Paul Krill, writing for InfoWorld:
Both the Tiobe and PyPL indexes already have plans to accommodate
Swift. “A preview shows that its first rating will probably in the
top 20 by [the July Tiobe index]. Swift is a natural and
long-awaited next step of Apple,” this month’s Tiobe index
description said. The monthly index, which gauges language
popularity via a formula assessing searches on languages on sites
like Google, Wikipedia, and YouTube, has shown Swift’s
predecessor, the Objective-C language, ranking not far behind C
and Java in language popularity in recent years.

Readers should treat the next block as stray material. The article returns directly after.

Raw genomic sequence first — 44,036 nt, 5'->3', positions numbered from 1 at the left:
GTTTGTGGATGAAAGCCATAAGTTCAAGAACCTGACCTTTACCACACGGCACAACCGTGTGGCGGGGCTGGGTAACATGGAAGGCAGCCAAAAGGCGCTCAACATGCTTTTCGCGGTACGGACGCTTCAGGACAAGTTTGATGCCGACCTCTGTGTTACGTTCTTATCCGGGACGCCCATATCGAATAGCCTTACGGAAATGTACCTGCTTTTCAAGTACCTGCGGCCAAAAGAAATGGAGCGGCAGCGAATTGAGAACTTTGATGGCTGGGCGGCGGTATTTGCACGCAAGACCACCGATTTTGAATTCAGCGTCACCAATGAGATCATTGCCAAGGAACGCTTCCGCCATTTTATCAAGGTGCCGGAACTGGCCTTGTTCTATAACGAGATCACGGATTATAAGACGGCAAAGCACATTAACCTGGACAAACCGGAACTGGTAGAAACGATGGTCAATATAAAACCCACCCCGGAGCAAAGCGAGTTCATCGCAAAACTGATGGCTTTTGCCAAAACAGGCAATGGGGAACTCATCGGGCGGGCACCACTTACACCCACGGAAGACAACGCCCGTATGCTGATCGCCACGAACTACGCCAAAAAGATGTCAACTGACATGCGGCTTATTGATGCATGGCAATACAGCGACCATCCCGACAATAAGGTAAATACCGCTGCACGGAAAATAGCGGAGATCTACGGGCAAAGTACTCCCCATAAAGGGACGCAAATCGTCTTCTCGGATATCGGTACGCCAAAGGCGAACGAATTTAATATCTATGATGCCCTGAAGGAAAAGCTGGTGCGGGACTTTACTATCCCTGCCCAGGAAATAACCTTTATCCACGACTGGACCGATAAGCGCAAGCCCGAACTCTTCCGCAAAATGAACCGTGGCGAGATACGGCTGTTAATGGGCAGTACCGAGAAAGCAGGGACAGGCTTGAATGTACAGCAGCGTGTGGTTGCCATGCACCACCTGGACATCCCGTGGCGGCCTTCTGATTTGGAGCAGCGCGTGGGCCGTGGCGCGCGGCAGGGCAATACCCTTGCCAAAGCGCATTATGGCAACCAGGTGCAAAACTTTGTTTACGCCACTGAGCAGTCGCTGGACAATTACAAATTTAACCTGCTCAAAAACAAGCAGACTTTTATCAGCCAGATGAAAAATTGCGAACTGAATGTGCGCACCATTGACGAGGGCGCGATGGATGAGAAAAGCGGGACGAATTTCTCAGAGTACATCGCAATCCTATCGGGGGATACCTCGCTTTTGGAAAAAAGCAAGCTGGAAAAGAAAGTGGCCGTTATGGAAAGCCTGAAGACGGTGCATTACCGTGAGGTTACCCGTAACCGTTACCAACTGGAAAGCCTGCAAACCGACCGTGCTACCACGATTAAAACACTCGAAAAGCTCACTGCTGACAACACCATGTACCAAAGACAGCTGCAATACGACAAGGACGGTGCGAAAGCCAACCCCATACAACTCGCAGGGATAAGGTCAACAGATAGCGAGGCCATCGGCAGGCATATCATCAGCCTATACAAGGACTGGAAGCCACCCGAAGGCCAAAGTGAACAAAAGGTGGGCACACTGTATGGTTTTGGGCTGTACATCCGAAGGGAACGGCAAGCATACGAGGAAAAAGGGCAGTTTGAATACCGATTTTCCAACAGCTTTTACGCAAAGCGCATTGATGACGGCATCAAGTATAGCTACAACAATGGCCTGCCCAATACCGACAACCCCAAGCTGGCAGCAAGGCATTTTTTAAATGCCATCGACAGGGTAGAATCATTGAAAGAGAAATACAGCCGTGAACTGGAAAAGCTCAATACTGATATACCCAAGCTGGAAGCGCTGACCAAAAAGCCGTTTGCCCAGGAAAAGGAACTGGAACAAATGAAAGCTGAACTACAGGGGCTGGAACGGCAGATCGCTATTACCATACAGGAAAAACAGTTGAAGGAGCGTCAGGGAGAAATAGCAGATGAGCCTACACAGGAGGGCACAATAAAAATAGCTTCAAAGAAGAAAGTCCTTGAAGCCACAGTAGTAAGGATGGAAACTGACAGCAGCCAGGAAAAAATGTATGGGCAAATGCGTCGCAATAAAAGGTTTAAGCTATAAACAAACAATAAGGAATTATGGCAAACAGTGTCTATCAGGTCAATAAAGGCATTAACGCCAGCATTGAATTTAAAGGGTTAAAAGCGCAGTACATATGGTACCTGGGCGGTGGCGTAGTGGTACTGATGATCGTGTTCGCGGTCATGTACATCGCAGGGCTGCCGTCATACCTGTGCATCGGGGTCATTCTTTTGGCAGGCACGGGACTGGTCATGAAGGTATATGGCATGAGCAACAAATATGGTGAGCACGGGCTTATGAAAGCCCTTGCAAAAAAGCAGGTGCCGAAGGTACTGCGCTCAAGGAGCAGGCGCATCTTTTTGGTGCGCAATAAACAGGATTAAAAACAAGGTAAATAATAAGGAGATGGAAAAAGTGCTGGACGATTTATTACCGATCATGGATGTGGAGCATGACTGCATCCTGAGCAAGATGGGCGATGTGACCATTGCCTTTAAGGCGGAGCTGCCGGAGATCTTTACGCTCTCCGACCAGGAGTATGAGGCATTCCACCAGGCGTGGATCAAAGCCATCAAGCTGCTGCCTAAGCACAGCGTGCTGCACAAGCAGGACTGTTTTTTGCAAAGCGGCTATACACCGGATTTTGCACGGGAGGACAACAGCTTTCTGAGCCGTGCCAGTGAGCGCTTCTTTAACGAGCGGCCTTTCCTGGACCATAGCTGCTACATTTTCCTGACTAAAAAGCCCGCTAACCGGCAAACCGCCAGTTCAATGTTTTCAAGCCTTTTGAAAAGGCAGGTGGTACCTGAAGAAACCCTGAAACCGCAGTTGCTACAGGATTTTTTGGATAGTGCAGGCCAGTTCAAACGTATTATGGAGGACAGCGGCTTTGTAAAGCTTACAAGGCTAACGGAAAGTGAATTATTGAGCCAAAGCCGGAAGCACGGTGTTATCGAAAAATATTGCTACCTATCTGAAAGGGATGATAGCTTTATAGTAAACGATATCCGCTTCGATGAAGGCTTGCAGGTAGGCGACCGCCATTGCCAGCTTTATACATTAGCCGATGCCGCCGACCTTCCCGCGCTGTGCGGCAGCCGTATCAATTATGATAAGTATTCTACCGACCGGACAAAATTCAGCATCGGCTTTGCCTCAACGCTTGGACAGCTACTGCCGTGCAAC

If you went back in time to 2004 and told people that Objective-C would rank “not far behind C and Java in language popularity” in 2014, I don’t know that you’d find anyone who would believe you, even within Apple. iOS has proven to be almost unfathomably popular.
But the thing is, Objective-C’s popularity has nothing to do with Objective-C as a language, in and of itself. If anything, the nature of Objective-C has almost certainly hampered its popularity. It’s all about Apple’s platforms and frameworks, for which, until last week, Objective-C was the one true language. Now that Swift is here, and is a first-class peer to Objective-C for all of Apple’s frameworks and platforms, I think Swift will rise in popularity with amazing speed. I wouldn’t be surprised to see Swift ahead of Objective-C on these indexes by this time next year.
★ Tuesday, 10 June 2014